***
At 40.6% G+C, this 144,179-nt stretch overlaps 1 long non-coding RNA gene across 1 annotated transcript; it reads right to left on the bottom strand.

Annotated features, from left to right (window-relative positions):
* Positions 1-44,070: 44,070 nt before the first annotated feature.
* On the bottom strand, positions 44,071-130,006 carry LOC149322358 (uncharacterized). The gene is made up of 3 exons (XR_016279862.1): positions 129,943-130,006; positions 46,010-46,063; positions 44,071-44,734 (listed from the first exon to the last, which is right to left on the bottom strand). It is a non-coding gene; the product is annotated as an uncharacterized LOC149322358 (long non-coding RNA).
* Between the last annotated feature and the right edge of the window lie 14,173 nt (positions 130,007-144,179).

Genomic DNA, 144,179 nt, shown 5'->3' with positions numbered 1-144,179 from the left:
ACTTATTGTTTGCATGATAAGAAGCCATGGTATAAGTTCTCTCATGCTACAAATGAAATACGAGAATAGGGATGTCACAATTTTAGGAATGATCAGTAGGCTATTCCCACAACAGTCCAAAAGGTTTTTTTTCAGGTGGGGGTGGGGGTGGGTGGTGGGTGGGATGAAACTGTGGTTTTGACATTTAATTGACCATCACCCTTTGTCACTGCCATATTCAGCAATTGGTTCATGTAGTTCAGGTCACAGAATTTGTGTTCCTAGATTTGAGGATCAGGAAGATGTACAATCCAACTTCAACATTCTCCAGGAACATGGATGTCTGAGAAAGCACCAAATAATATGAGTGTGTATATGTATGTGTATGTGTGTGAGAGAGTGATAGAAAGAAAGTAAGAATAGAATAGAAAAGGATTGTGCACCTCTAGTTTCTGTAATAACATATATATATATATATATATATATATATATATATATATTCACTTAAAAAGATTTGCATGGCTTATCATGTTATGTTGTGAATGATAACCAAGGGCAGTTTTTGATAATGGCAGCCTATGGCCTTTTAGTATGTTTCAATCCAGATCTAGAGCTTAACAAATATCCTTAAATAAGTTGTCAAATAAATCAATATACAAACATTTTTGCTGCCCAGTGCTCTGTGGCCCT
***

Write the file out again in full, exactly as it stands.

At 40.6% G+C, this 144,179-nt stretch overlaps 1 long non-coding RNA gene across 1 annotated transcript; it reads right to left on the bottom strand.

Annotated features, from left to right (window-relative positions):
* Positions 1-44,070: 44,070 nt before the first annotated feature.
* On the bottom strand, positions 44,071-130,006 carry LOC149322358 (uncharacterized). The gene is made up of 3 exons (XR_016279862.1): positions 129,943-130,006; positions 46,010-46,063; positions 44,071-44,734 (listed from the first exon to the last, which is right to left on the bottom strand). It is a non-coding gene; the product is annotated as an uncharacterized LOC149322358 (long non-coding RNA).
* Between the last annotated feature and the right edge of the window lie 14,173 nt (positions 130,007-144,179).

Genomic DNA, 144,179 nt, shown 5'->3' with positions numbered 1-144,179 from the left:
ACTTATTGTTTGCATGATAAGAAGCCATGGTATAAGTTCTCTCATGCTACAAATGAAATACGAGAATAGGGATGTCACAATTTTAGGAATGATCAGTAGGCTATTCCCACAACAGTCCAAAAGGTTTTTTTTCAGGTGGGGGTGGGGGTGGGTGGTGGGTGGGATGAAACTGTGGTTTTGACATTTAATTGACCATCACCCTTTGTCACTGCCATATTCAGCAATTGGTTCATGTAGTTCAGGTCACAGAATTTGTGTTCCTAGATTTGAGGATCAGGAAGATGTACAATCCAACTTCAACATTCTCCAGGAACATGGATGTCTGAGAAAGCACCAAATAATATGAGTGTGTATATGTATGTGTATGTGTGTGAGAGAGTGATAGAAAGAAAGTAAGAATAGAATAGAAAAGGATTGTGCACCTCTAGTTTCTGTAATAACATATATATATATATATATATATATATATATATATATATTCACTTAAAAAGATTTGCATGGCTTATCATGTTATGTTGTGAATGATAACCAAGGGCAGTTTTTGATAATGGCAGCCTATGGCCTTTTAGTATGTTTCAATCCAGATCTAGAGCTTAACAAATATCCTTAAATAAGTTGTCAAATAAATCAATATACAAACATTTTTGCTGCCCAGTGCTCTGTGGCCCT